9 Years

Nine Years.

3, 287 days.

78,892 hours.

4,733,538 minutes.

284,012,334 seconds.

The time is relative, because September 11, 2001 still feels like yesterday. Every year at this time, I am 21 years old and I am sleeping soundly in my bed in Austin. That is, until I was rudely awakened to a world changed forever.

Tower two on fire
Plane crashing into tower one
Pentagon on fire
Tower one falling
Tower two falling

My uncle was in the Pentagon. Thrown across the room. But our minds wandered for hours not knowing if he was okay or not until he was able to get an active phone line to contact his family.

I stayed up for 48 hours. I couldn’t sleep. I was terrified I would miss something. I didn’t cry, I didn’t talk. I didn’t move. I literally sat on the couch for 48 straight hours. Shocked.

By the time I got up from the couch a few days later, I worked my way to the computer and to the Washington Post. As I read through the list of Pentagon victims, I started recognizing names…

…Kip Taylor
…Timothy Maude
…Karl Teepe

Kip Taylor I had known since I was ten years old living in Indiana. He and my dad worked together and I always had great memories of Kip. He and my dad golfed together frequently, and my dad always had nice things to say about him.  He was ridiculously tall and larger than life and I remember vividly, always looking up to him with his sun splashed blonde hair, and thinking, “what an awesome guy.”

Timothy Maude was actually General Maude. Another former co-worker of my dads while in the army, as well as golfing buddy. He was the creator of the slogan “Army of One.” He was a friend of my fathers.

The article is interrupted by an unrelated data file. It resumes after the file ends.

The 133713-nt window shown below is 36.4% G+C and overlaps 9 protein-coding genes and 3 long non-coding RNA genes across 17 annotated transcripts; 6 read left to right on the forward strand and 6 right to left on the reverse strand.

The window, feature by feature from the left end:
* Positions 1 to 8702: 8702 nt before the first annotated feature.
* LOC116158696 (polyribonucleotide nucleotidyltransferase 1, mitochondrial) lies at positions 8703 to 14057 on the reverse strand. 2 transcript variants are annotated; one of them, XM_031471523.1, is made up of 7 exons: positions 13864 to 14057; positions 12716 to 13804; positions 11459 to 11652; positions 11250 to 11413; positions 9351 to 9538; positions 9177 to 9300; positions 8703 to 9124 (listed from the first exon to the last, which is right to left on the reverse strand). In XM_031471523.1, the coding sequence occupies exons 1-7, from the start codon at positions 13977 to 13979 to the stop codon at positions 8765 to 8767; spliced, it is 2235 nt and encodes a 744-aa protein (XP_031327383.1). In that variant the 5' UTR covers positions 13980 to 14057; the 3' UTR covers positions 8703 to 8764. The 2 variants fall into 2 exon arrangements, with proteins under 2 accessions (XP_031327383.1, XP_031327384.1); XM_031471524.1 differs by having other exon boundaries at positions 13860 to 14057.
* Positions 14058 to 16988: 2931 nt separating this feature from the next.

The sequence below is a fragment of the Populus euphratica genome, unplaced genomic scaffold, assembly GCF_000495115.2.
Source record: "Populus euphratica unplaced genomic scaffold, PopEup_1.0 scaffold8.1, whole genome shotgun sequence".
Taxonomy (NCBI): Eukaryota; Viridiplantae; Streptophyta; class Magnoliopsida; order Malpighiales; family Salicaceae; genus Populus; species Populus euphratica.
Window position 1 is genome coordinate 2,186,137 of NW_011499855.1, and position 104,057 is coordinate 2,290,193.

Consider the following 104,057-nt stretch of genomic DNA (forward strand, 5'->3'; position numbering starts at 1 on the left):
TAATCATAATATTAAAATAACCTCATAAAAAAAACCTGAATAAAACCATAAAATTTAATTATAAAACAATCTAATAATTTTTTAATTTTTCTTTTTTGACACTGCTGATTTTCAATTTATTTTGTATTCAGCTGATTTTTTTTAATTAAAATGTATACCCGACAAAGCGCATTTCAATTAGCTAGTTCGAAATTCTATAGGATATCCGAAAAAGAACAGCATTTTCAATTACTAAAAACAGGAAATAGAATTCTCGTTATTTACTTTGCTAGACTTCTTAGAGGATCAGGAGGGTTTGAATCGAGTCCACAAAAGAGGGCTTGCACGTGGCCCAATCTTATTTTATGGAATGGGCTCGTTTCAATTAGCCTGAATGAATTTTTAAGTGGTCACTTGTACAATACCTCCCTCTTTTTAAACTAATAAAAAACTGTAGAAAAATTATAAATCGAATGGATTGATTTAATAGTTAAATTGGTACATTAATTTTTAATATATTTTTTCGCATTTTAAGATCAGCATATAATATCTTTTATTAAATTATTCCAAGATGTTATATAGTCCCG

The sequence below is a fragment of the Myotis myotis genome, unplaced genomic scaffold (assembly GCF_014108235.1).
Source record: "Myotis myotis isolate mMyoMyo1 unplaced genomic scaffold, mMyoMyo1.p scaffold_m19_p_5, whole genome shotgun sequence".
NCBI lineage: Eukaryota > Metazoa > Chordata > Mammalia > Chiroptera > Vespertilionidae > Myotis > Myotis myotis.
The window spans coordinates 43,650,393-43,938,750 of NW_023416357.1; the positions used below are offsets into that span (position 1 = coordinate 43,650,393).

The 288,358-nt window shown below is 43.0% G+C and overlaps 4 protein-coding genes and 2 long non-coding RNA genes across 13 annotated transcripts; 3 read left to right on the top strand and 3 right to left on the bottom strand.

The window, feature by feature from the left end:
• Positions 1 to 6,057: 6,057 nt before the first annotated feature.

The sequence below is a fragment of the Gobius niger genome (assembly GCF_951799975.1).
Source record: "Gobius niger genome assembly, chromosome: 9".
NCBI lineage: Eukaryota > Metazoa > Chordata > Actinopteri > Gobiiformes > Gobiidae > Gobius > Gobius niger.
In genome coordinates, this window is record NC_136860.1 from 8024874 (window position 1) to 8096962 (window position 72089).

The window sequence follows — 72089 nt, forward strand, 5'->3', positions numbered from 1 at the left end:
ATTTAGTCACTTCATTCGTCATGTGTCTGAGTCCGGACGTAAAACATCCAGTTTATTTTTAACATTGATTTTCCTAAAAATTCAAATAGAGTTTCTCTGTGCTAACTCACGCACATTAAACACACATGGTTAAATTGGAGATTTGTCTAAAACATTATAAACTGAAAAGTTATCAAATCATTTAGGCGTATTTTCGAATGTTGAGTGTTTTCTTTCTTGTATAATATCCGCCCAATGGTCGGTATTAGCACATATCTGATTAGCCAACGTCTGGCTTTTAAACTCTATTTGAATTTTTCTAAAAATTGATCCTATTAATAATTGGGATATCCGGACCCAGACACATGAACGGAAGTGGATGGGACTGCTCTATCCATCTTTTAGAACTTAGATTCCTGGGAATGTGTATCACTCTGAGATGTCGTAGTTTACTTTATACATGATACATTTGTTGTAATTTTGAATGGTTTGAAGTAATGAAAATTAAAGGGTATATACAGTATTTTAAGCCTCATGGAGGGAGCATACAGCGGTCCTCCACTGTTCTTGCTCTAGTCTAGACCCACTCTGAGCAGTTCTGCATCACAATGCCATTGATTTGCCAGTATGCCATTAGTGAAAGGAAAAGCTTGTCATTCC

Karl Teepe. I didn’t know him personally, but I only knew one other person with the last name Teepe. One of my friends from high school. His dad, retired military, died that day in the Pentagon.

As I took the list downstairs for my Dad to read, I was shocked to learn that he knew far more people on the list then I expected. As it turns out, the office that he used to work at in the Pentagon had moved to where the plane hit. I just thought…what if he hadn’t retired a year prior. The what if’s were mind numbing.

I don’t know if 9/11 will ever get any easier to cope with. Or if it will ever become just a memory, and not something that we all live with everyday I just know that it has been five years and it’s still clear and vivid as ever. The feelings, the sites, the sounds…the aching. So close, and never far.

Death certificate number 0001 was issued to Father Michael Judge, who died when Tower two collapsed. I’m not a religious person, but, I heard someone say something a few years back that I have kept close ever since. Father Judge was the first to die, so that he could be there to welcome everyone else who would follow. I don’t know what to believe when it comes to religion, but I do believe that that statement is one of the most comforting & absolute statements I have ever heard. It helps, even if just a little bit.

The first tears that I cried were almost a week later. The day that Father Michael Judge was burried. It was real. It was so permanent. And I gave into it, and I cried.

Nine years.

Never Forget.


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